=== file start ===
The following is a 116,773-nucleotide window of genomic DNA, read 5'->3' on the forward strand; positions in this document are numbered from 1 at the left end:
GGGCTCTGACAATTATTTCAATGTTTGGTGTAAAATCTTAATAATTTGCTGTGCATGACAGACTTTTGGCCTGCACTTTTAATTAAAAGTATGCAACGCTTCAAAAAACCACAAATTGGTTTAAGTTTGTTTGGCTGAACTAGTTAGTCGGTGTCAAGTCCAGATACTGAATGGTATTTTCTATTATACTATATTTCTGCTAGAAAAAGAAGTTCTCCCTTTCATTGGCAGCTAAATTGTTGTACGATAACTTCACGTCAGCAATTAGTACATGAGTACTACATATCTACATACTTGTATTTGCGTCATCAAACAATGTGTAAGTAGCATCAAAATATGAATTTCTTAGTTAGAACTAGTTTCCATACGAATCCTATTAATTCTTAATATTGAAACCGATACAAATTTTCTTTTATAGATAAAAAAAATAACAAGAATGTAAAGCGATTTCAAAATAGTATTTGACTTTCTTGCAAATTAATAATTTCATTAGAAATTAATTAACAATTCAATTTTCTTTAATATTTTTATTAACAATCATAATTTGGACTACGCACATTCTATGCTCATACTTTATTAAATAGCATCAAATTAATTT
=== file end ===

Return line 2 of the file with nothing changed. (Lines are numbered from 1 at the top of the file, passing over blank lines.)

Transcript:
GGGCTCTGACAATTATTTCAATGTTTGGTGTAAAATCTTAATAATTTGCTGTGCATGACAGACTTTTGGCCTGCACTTTTAATTAAAAGTATGCAACGCTTCAAAAAACCACAAATTGGTTTAAGTTTGTTTGGCTGAACTAGTTAGTCGGTGTCAAGTCCAGATACTGAATGGTATTTTCTATTATACTATATTTCTGCTAGAAAAAGAAGTTCTCCCTTTCATTGGCAGCTAAATTGTTGTACGATAACTTCACGTCAGCAATTAGTACATGAGTACTACATATCTACATACTTGTATTTGCGTCATCAAACAATGTGTAAGTAGCATCAAAATATGAATTTCTTAGTTAGAACTAGTTTCCATACGAATCCTATTAATTCTTAATATTGAAACCGATACAAATTTTCTTTTATAGATAAAAAAAATAACAAGAATGTAAAGCGATTTCAAAATAGTATTTGACTTTCTTGCAAATTAATAATTTCATTAGAAATTAATTAACAATTCAATTTTCTTTAATATTTTTATTAACAATCATAATTTGGACTACGCACATTCTATGCTCATACTTTATTAAATAGCATCAAATTAATTT